Kalsong, a well-meaning, helpful local father and community leader, tries to help out an amiable, ambitious Australian real estate developer looking to kickstart the momentum on a hotel resort project.
But as Kalsong gets more involved in the project, and tries to get his friends to sell their private land to improve access to the secluded resort, he finds himself at the center of a much larger struggle over the soul of the land itself and the future of his people.
Set in remote coastal Vanuatu near Australia, this perceptive drama — written and directed by Darcy Tuppen — offers a window into modern-day Melanesia and its peoples’ relationship to its powerful Australian neighbor, as told through the story of two men working together to develop raw land into property — and then property into profit.
Stunning cinematography and beautiful images play a key role in the film’s resonance and power. As befitting a story about the emerging conflict over land rights, ownership and access, the focus on the setting’s raw natural beauty — and the contrasting humble homes of the indigenous people themselves — allow us to marvel at this pristine corner of the world, with its unique, stunning trees and waters. These images of the natural world hold an almost spiritual power within the film’s visual landscape and help viewers understand what’s at stake in more practical and material terms as well.
But the story’s real power comes from yoking the sometimes abstract topic of land rights into the emotional journey of its central character. Kalsong believes that he is doing his people and his family good by getting Dan his sale. But once he talks more to his elders — and understands the almost Faustian complexity of the deal he just struck with Dan — he realizes just what he has lost, not just for himself, but for his family and people.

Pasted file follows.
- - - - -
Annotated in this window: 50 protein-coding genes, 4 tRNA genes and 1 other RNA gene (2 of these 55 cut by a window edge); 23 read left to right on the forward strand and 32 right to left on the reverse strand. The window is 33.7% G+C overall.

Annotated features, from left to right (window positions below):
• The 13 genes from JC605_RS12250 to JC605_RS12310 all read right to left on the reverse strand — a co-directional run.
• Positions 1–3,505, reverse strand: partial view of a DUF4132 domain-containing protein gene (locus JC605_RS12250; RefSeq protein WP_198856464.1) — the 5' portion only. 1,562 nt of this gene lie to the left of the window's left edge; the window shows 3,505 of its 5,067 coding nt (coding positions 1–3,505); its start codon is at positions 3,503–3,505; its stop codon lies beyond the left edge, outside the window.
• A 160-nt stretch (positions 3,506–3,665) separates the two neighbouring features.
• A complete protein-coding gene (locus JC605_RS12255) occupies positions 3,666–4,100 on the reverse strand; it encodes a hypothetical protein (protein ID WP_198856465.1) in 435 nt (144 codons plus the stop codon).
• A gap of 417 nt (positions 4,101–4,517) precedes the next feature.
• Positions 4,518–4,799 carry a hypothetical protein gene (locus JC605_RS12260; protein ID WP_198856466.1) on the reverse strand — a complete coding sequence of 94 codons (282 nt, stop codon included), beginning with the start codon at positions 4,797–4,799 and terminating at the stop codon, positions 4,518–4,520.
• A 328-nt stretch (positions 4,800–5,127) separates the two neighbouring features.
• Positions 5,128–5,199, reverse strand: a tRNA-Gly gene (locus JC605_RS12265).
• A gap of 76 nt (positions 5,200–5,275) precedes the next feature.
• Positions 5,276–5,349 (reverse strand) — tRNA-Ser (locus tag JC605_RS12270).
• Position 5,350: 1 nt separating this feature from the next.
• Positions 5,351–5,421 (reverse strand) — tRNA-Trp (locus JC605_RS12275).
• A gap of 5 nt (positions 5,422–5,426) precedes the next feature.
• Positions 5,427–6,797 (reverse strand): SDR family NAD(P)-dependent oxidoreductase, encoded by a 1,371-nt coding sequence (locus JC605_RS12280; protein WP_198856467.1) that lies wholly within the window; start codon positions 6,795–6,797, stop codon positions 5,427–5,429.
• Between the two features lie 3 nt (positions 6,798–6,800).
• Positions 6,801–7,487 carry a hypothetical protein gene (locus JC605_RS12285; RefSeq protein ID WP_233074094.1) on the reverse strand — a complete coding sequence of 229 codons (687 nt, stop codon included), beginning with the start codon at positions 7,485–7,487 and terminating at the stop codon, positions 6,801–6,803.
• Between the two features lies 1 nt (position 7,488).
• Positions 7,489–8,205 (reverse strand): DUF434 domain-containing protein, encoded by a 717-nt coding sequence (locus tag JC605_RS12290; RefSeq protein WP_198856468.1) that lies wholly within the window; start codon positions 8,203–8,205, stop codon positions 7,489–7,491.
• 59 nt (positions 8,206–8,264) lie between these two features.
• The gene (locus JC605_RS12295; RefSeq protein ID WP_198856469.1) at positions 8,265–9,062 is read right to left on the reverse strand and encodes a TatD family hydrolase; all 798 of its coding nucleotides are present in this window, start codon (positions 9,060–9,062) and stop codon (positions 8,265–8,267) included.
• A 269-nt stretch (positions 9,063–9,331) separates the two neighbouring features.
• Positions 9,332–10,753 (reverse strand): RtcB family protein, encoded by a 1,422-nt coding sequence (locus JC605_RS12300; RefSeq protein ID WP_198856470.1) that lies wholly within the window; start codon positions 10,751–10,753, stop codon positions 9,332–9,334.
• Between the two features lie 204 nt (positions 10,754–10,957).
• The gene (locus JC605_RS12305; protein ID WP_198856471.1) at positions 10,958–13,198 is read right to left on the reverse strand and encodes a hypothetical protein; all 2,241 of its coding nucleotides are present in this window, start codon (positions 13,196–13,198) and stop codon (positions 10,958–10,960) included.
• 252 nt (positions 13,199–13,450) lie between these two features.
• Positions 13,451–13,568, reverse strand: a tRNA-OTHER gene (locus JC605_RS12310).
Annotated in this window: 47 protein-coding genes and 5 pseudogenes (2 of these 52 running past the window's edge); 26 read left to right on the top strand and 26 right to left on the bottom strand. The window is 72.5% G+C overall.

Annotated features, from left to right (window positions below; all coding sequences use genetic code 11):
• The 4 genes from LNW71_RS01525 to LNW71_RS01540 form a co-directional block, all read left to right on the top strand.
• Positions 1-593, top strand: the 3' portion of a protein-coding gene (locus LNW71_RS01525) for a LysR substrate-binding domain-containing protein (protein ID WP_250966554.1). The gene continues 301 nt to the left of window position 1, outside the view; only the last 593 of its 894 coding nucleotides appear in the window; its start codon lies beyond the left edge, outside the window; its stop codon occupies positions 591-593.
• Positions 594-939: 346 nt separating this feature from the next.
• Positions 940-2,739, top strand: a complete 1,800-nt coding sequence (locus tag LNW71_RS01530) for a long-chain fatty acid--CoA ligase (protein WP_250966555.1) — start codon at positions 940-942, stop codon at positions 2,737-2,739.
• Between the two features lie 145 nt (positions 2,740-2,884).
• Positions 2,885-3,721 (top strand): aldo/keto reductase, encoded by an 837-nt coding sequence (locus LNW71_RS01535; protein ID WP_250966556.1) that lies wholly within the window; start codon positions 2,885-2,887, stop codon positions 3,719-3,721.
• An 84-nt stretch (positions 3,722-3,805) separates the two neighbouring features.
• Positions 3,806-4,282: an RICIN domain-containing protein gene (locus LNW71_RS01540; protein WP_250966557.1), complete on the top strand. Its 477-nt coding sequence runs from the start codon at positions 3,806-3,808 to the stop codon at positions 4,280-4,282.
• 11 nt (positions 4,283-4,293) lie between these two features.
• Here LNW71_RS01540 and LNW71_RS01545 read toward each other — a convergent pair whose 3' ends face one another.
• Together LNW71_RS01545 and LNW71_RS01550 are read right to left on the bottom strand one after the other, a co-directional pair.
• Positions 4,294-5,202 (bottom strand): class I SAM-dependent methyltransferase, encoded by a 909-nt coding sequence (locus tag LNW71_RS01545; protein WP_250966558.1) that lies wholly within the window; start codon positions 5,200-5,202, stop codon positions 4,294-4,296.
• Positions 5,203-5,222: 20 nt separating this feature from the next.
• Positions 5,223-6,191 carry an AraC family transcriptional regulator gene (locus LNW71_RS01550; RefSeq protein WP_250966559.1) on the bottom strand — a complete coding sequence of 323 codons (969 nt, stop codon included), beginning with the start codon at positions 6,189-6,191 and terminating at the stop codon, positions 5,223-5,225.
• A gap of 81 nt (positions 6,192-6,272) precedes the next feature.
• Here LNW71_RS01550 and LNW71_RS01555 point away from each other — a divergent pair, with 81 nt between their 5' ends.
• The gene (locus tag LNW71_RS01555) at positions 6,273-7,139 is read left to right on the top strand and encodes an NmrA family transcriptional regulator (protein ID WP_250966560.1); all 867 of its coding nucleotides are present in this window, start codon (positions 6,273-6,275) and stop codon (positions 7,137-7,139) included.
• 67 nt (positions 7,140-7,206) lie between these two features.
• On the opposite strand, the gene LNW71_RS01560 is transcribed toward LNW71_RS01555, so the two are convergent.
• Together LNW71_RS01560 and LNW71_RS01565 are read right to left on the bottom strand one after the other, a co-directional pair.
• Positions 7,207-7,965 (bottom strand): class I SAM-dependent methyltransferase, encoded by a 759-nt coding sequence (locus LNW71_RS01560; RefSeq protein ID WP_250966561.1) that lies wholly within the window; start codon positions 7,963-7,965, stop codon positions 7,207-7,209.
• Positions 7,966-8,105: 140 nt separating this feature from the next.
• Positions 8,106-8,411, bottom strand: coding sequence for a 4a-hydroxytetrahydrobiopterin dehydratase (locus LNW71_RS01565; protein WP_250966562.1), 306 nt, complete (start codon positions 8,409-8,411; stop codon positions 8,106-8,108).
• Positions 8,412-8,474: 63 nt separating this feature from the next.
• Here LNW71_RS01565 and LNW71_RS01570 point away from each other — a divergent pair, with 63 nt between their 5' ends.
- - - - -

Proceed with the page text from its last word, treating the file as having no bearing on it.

For many, the unspoken pleasure of art and storytelling of any kind is its ability to take people on a journey. As simple as this is, “The Land Will Eat You” fulfills beautifully this primal directive, taking viewers to a part of the world that rarely finds itself represented in film.
But it is also a rare story that takes a sometimes complicated sociopolitical topic and breaks it down to its most elemental stakes. The remote community of the Ni-Vanuatu people has been close to their land for almost all of their history. Yet as the imperatives of profit creep into this enclave, greed and speculation will also force a confrontation between individualism and community — a competition that may seem deeply familiar, even on the other side of the world.